• It's not as epic as two years ago, when LSU went to Alabama in what was billed as the "Game of the Century."
That hyped-up-on-helium affair ended up a field-goal exhibition, with LSU taking a 9-6 overtime win.
Alabama was left kicking itself after missing four field-goal attempts. It was the lowest-scoring game between No. 1 and No. 2 since Army and Notre Dame played to a scoreless tie in 1946.
• It's not the same as the rematch to cap the 2011 season, when LSU and Alabama played for the Bowl Championship Series title in New Orleans. LSU entered the game No. 1 with a perfect BCS score of 1.0000. The Tigers were first in both polls and the computer index.
One-loss Alabama narrowly edged out Oklahoma State for the second spot thanks to the Cowboys' unforgivable loss at Iowa State.
Alabama exacted revenge by physically crushing LSU, 21-0, in the Superdome. The Crimson Tide held the Tigers to 92 yards and LSU's offense did not cross midfield until the fourth quarter.
• It's not the same as last season's top-10 battle in Baton Rouge, in which Alabama scored in the last minute to win.
Crimson Tide euphoria extended into the following Saturday, when Texas A&M shocked Alabama in Tuscaloosa. Once again, one-loss Alabama recovered to earn a BCS spot and win the national title.
BCS No.13 LSU (7-2) at No.1 Alabama (8-0) isn't quite as big a deal this season — but it's still big. It's still the Southeastern Conference, too, which doesn't need to move its epics to Thursday for better ratings.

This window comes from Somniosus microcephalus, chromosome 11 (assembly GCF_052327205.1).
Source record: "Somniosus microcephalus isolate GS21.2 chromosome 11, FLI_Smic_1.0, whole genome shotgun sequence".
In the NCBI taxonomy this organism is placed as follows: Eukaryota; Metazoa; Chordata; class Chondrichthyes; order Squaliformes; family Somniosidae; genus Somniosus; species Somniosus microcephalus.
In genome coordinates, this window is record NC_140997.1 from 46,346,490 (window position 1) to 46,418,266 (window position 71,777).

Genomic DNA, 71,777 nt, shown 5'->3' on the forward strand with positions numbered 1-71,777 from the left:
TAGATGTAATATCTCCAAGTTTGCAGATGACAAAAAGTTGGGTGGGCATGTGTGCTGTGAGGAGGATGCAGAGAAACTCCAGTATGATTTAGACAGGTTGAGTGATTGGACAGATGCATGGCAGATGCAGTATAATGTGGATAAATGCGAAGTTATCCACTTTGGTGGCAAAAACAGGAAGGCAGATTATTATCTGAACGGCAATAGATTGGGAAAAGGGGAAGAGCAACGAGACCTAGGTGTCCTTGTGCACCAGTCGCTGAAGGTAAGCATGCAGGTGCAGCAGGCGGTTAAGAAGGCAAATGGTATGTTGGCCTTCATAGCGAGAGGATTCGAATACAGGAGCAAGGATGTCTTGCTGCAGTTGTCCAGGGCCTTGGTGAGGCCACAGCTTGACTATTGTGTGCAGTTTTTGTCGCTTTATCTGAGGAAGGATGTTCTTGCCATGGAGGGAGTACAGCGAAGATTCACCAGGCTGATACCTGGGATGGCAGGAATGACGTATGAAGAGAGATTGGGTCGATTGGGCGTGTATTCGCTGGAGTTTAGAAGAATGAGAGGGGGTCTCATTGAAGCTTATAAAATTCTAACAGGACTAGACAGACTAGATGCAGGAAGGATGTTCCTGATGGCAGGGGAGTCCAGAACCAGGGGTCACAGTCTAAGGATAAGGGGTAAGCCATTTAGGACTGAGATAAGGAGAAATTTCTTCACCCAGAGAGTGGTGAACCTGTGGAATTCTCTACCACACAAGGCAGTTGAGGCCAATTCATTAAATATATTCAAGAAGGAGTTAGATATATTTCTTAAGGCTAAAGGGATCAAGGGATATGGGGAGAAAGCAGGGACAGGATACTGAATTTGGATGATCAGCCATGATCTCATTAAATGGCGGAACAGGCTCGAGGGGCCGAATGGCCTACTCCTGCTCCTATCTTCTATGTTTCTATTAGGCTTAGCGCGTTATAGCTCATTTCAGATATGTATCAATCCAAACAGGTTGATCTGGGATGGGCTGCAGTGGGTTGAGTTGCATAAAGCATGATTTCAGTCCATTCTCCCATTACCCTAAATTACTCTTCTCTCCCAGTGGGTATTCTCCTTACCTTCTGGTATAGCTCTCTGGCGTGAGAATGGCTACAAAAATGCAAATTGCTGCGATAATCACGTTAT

It is an anomaly that this season's game was overshadowed by, of all things, a Thursday night Pac-12 Conference game not featuring USC.
To claim the SEC West this year, LSU would have to defeat Alabama and still need the Crimson Tide to lose another game.
Barring a miracle repeat of 2007, two-loss LSU can't win the national title, but it can do what rivals do best — knock the other guy out.
After a slow start, Alabama appears to be rounding into championship form. The defense, after giving up 42 points to Texas A&M, is back to its suffocating self. Since the 49-42 win over Texas A&M on Sept 14, Alabama has surrendered 26 points in six games. That includes shutouts against Mississippi and Arkansas.
The one advantage LSU owns is that it is not intimidated by Alabama. "This team does not take on the underdog's mentality," LSU Coach Les Miles said this week.
LSU has a quarterback, Zach Mettenberger, capable of finding creases in Alabama's secondary. And if Alabama's corners can cover LSU receivers Jarvis Landry and Odell Beckham, they can cover anybody.
The series is odd because the road team is 29-13-1 since 1970. LSU has won in six of its last eight trips to Tuscaloosa, and Miles is 3-4 against Nick Saban.
You could say Saturday's game is a must win for Alabama but, of course, that depends. Alabama has lost SEC games each of the last two years and still won the BCS title.
It's almost impossible to knock the Crimson Tide off stride.
Saban continues to be dogged by rumors he's interested in Texas and he keeps deflecting them. This week he had to answer to a story that said his agent told Texas it was the only school Saban would consider.
Saban's problem is he was caught in a fib before, when he stated, "I will not be the Alabama coach" shortly before he took the job.
"I'm very committed to the University of Alabama," Saban reiterated this week. "I talked about it before; I don't need to talk about it again."